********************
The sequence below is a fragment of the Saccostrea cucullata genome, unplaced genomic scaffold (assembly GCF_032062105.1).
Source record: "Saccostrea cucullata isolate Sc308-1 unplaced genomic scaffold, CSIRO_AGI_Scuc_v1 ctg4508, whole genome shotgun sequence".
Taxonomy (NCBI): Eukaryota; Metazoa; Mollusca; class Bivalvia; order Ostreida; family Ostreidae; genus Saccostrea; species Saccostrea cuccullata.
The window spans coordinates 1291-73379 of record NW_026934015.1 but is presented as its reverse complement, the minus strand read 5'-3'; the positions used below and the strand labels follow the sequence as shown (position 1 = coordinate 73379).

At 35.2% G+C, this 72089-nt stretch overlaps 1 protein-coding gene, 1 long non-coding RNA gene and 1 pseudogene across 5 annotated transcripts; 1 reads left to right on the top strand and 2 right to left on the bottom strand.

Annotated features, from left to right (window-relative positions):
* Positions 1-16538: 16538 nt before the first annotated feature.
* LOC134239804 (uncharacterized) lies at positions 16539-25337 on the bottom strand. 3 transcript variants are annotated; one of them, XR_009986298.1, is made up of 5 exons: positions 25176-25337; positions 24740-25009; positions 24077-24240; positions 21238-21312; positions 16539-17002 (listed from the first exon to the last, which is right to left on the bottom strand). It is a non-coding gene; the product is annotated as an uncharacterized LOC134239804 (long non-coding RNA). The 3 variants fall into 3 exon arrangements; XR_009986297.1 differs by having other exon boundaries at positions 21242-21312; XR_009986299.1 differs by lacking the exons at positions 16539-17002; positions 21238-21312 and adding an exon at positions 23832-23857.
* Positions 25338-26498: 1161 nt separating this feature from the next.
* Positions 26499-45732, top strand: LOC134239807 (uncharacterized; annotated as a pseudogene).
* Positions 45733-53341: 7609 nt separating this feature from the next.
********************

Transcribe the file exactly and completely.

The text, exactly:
The sequence below is a fragment of the Saccostrea cucullata genome, unplaced genomic scaffold (assembly GCF_032062105.1).
Source record: "Saccostrea cucullata isolate Sc308-1 unplaced genomic scaffold, CSIRO_AGI_Scuc_v1 ctg4508, whole genome shotgun sequence".
Taxonomy (NCBI): Eukaryota; Metazoa; Mollusca; class Bivalvia; order Ostreida; family Ostreidae; genus Saccostrea; species Saccostrea cuccullata.
The window spans coordinates 1291-73379 of record NW_026934015.1 but is presented as its reverse complement, the minus strand read 5'-3'; the positions used below and the strand labels follow the sequence as shown (position 1 = coordinate 73379).

At 35.2% G+C, this 72089-nt stretch overlaps 1 protein-coding gene, 1 long non-coding RNA gene and 1 pseudogene across 5 annotated transcripts; 1 reads left to right on the top strand and 2 right to left on the bottom strand.

Annotated features, from left to right (window-relative positions):
* Positions 1-16538: 16538 nt before the first annotated feature.
* LOC134239804 (uncharacterized) lies at positions 16539-25337 on the bottom strand. 3 transcript variants are annotated; one of them, XR_009986298.1, is made up of 5 exons: positions 25176-25337; positions 24740-25009; positions 24077-24240; positions 21238-21312; positions 16539-17002 (listed from the first exon to the last, which is right to left on the bottom strand). It is a non-coding gene; the product is annotated as an uncharacterized LOC134239804 (long non-coding RNA). The 3 variants fall into 3 exon arrangements; XR_009986297.1 differs by having other exon boundaries at positions 21242-21312; XR_009986299.1 differs by lacking the exons at positions 16539-17002; positions 21238-21312 and adding an exon at positions 23832-23857.
* Positions 25338-26498: 1161 nt separating this feature from the next.
* Positions 26499-45732, top strand: LOC134239807 (uncharacterized; annotated as a pseudogene).
* Positions 45733-53341: 7609 nt separating this feature from the next.